Relationships among Pressure, Temperature, Volume, and Amount
This relationship between temperature and pressure is observed for any sample of gas confined to a constant volume. An example of experimental. Early scientists explored the relationships among the pressure of a gas (P) and its temperature (T), volume (V), and amount (n) by holding two. Consequently, their relatively small volume is insignificant and does not interfere with the relationships of pressure, volume, and temperature.
Gas laws - Wikipedia
Given this wide range of operating conditions, it is critical that a process technologist understand the behavior of gases under extreme conditions. However, as just noted, many processes are carried out under conditions that are anything but normal. In general, the molecules, or atoms in the cases of the inert gases, are widely spaced. Consequently, their relatively small volume is insignificant and does not interfere with the relationships of pressure, volume, and temperature that we refer to as PVT.
But under the extreme conditions of high pressure and low temperature just described, that molecular volume does interfere and causes a gas to behave in a nonideal manner that results in a larger volume.
In addition, certain gases, such as Freon coolants, have strong intermolecular forces between the molecules that make them behave in a nonideal manner under less extreme conditions. Those intermolecular forces can be attractive, repulsive, or both, causing the volume to be smaller or larger. Advanced Material Appendix 4A at the end of this chapter discusses equations of state, most notably the equations and tables dependent upon the critical pressure and critical temperature of a nonideal gas.
It is highly unlikely that a process technologist will ever have to calculate a PVT relationship for a non-ideal gas. However, from time to time he or she may hear terms such as reduced pressure or reduced temperature along with compressibility factor.
Boyle neglected to mention it, but the data he used to derive his law were most likely collected during a period in which the temperature did not experience any significant change. Since the gas needs to be in thermal equilibrium with its environment or some other heat reservoir to maintain an even temperature, the pressure-volume relationship normally applies only to "slow" processes. The marshmallow-vacuum experiment shown above is an example of a "slow" process. The pressure is reduced at a rate slow enough that heat from the environment is able to keep the jar and its contents at nearly room temperature.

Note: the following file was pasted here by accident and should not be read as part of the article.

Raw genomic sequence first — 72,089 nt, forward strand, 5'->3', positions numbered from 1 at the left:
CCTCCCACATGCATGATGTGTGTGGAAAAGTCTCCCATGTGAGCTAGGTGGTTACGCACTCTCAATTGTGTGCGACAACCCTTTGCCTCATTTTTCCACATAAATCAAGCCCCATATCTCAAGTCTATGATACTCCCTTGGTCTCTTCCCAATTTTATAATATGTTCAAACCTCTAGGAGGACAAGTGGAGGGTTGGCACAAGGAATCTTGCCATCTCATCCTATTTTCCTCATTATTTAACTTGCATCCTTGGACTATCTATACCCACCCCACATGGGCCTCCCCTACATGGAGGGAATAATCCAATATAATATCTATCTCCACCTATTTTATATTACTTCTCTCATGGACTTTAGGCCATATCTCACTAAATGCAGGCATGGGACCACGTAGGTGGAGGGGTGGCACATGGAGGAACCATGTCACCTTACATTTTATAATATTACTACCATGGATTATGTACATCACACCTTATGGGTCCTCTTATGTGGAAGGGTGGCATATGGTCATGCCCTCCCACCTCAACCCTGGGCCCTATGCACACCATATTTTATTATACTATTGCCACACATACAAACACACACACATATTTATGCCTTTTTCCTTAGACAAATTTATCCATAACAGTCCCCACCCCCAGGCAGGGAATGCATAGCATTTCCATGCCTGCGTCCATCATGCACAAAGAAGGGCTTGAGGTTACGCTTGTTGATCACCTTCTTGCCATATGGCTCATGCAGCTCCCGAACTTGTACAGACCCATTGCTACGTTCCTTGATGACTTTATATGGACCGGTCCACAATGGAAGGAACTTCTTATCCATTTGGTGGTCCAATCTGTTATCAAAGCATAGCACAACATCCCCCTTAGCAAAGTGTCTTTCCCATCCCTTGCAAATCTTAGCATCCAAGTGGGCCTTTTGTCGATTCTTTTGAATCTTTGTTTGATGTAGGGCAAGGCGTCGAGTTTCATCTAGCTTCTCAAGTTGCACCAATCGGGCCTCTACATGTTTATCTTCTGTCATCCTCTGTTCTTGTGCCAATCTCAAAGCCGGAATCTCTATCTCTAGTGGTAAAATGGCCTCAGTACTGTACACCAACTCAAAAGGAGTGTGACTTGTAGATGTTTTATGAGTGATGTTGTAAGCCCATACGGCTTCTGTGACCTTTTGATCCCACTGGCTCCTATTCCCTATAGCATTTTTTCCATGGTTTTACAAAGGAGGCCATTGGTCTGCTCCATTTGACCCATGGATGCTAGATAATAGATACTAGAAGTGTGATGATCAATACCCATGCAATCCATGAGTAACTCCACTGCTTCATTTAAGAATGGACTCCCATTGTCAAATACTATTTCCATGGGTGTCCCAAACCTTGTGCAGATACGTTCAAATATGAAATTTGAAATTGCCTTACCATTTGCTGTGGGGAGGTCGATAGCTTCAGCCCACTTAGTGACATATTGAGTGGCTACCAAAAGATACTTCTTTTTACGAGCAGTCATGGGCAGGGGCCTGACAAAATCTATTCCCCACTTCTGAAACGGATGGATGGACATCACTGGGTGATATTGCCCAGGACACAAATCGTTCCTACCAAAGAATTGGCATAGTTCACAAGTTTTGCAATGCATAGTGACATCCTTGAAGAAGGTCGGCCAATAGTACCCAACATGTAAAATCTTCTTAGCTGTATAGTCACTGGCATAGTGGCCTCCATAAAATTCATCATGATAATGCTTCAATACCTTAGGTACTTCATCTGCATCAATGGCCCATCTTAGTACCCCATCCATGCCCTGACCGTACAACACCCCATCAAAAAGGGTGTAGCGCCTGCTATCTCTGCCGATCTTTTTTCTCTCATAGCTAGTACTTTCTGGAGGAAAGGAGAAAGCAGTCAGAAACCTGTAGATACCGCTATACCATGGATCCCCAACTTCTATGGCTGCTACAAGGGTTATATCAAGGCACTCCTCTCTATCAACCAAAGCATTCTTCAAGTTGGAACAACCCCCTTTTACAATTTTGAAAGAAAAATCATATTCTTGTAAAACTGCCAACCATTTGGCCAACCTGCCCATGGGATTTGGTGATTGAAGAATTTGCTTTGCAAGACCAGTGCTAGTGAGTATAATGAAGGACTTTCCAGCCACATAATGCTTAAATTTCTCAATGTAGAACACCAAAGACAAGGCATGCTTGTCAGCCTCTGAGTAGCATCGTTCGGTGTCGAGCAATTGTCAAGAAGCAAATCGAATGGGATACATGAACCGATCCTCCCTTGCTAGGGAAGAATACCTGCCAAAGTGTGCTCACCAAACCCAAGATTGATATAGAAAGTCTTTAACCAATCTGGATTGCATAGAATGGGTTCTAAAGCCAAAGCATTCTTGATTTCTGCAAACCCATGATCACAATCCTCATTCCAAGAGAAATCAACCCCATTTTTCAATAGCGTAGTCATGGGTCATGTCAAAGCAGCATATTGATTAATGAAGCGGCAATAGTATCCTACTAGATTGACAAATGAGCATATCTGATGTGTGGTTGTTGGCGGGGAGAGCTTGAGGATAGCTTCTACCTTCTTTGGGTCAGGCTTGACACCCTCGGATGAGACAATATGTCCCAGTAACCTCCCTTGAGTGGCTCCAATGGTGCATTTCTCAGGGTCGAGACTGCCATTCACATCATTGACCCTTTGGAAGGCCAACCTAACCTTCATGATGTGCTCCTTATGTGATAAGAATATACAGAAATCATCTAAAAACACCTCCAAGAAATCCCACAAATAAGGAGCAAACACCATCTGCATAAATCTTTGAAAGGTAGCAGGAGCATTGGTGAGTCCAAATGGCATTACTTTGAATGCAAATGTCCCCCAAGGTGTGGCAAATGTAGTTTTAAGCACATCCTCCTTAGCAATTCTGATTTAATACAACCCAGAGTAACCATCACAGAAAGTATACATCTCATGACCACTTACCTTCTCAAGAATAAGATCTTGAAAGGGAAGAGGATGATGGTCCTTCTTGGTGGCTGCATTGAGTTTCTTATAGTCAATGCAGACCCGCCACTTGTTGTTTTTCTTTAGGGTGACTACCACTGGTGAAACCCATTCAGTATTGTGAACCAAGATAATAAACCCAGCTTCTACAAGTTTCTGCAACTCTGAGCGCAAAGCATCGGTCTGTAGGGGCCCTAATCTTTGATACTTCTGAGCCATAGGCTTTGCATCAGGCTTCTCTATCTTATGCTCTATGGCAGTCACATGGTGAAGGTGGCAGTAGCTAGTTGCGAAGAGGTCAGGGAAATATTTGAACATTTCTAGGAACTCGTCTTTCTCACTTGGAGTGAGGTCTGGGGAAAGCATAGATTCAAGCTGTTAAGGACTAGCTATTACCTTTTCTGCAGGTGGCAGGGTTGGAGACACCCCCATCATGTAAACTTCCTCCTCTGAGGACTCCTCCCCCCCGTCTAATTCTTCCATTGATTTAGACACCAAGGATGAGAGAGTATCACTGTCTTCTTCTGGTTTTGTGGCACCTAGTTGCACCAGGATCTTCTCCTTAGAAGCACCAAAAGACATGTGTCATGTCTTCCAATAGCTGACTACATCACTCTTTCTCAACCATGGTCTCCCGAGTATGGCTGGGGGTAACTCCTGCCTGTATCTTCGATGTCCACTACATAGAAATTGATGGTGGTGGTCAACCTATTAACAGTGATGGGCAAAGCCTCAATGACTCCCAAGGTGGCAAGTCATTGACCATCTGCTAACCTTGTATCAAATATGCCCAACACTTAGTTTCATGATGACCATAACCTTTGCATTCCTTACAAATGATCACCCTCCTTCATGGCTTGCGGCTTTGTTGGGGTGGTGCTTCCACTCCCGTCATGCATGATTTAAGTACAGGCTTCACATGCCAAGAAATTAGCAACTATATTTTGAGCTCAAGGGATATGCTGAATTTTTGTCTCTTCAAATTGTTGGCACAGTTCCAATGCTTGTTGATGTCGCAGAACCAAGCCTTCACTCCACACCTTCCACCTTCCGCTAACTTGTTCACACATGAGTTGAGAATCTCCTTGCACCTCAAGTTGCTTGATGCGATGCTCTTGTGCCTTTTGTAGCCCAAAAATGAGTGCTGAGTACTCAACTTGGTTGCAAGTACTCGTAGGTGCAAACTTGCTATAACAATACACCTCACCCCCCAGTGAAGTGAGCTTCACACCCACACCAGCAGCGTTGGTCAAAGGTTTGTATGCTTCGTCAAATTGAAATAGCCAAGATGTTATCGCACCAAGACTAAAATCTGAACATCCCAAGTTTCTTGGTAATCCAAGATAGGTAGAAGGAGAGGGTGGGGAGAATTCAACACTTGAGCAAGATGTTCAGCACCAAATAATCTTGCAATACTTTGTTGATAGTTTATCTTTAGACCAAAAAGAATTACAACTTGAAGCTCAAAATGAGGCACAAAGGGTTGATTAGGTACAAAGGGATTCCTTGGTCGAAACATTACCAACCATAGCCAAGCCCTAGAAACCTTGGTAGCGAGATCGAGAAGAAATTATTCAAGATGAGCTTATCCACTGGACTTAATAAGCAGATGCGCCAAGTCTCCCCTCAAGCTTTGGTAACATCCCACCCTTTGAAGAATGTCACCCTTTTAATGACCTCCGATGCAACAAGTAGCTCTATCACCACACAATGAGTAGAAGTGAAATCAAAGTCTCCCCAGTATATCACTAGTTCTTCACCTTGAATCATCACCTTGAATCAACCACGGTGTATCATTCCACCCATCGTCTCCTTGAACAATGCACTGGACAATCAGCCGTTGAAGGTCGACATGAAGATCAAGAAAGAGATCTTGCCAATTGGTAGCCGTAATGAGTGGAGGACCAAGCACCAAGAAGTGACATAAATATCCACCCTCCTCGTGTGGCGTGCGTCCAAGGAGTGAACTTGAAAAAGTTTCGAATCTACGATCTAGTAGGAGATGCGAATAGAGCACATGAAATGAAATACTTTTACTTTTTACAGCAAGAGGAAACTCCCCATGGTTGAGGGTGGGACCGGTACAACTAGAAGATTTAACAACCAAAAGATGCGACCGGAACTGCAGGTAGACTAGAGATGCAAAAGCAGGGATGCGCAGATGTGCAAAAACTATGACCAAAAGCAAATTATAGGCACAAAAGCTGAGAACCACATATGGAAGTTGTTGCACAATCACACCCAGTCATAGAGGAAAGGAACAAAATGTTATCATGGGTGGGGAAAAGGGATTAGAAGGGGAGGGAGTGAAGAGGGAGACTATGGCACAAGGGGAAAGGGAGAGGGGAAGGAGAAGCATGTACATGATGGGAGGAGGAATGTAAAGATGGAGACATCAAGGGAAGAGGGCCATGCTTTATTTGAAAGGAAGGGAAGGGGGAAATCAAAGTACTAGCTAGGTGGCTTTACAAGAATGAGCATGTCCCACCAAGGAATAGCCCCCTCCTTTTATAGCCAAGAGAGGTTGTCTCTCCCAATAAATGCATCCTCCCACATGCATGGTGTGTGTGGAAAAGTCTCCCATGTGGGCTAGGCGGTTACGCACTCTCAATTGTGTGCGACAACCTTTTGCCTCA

Such a transformation that takes place without a change in temperature is said to be isothermal.
Gas Laws: Pressure, Volume, and Temperature
Pumping a bicycle tire with a hand pump is an example of a "fast" process. The work done pushing the piston transforms into an increase in the internal energy and thus an increase in the temperature of the air molecules within the pump.
People familiar with hand bicycle pumps will attest to the fact that they get hot after use.
Likewise, when a gas is allowed to expanded into a region of reduced pressure it does work on its surroundings. The energy to do this work comes from the internal energy of the gas and so the temperature of the gas drops. You can experience this yourself without the aid of any apparatus other than your mouth. Purse your lips so that your mouth has only a tiny opening to the outside and blow hard.
During a "fast" process like the ones just described, pressure and volume are changing so rapidly that heat doesn't have enough time to get into or out of the gas to keep the temperature constant.
Such a transformation that takes place without any flow of heat is said to be adiabatic. Let's try another kitchen experiment. Bread dough before and after baking. Increasing the temperature of bread dough increases its volume. Do try this experiment at home.
Gas Laws – The Physics Hypertextbook
Yeast are tiny microorganisms. They are quite possibly the first domesticated animals and, much like dogs and horses, yeast have been bred for different purposes. Just as we have guard dogs, lap dogs, and hunting dog; draft horses, race horses, and war horses; we also have brewer's yeast, champagne yeast, and bread yeast. Bread yeast have been selectively bred to eat sugar and burp carbon dioxide CO2. When wheat flour and water are mixed together and kneaded, the protein molecules are mashed and stretched until they line up neatly to form a substance called gluten that, like chewing gum, is both elastic and plastic.